Sunday, October 21, 2007

Did I Lay That on the Couch?

If there exists one set of words that forces me to stop and think when writing (and again when editing), it's lay and lie. I avoid them with put, place, set, leave, lounge, drape, or any other word I can find. I decided today that I will no longer choose the chicken's way but that I will learn the difference for once and all.

The problem comes not from the difference between the words themselves. “Lay” means to put something somewhere while “lie” means to recline or “lie down”. You can also lie to someone, but that layer of confusion we don't need so I'll leave it out.

It turns out that you can tell the difference between the words by considering whether the verb needs an object. If you use the word “lay” you have to include what is being laid in order to complete the sentence. Laying requires the subject to act on something while lying reflects that the subject acts, if only by changing position. Normally this requires a prepositional phrase to indicate the location but the subject that lays on something acts on himself or herself.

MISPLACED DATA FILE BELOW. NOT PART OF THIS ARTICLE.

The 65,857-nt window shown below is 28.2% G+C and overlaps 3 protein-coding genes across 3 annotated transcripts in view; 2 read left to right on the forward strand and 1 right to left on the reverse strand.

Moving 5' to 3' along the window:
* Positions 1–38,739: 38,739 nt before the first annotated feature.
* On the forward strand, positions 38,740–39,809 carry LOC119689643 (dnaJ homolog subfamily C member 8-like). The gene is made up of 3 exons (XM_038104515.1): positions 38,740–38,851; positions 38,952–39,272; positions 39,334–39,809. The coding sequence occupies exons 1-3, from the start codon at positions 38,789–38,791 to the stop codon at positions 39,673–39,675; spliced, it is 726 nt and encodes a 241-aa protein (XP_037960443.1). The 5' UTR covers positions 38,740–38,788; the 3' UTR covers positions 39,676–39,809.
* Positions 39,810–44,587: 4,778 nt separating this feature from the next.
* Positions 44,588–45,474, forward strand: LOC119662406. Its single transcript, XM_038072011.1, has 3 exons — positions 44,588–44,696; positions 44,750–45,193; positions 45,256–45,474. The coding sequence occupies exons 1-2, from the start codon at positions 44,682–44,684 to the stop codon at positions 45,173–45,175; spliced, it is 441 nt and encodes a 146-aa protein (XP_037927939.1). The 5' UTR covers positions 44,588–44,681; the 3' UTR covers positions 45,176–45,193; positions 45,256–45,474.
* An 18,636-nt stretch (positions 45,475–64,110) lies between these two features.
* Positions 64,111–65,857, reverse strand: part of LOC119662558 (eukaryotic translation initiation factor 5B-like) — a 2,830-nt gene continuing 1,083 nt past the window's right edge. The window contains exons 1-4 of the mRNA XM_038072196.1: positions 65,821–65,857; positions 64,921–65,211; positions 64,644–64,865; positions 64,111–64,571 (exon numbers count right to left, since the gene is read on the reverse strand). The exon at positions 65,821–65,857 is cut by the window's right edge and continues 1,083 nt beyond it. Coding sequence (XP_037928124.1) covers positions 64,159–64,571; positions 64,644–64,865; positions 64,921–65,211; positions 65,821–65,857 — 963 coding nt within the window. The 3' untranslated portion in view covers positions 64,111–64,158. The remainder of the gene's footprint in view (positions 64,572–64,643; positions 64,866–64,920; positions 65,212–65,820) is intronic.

Why do the two words get confused? The past tens of lie is lay. Unless you write in the present tense, telling your readers that your protagonist was lying on a couch or bed means writing that they lay there. “Bob lay on the couch listlessly.” This sounds much like “Bob lay his jacket on the couch listlessly.” Note, however, that the second sentences shows Bob acting on an object, his jacket, rather than himself.

You must know the difference so that you can keep your tense consistent when writing. If you use one version of lay then the other version will not be identical. Thus, “Bob lay on the couch and laid his mail aside.”




I remember this one because, when I was young, the woman next door was an English teacher. One day she called to her dog, "Lay down!"

My father sputtered and fumed about her incorrect choice of words. And she was an English teacher!

Found your blog via NaBloPoMo, and enjoyed reading it. Good luck!



Thanks! Perhaps your neighbor said, "Lay yourself down!" ;) Probably not.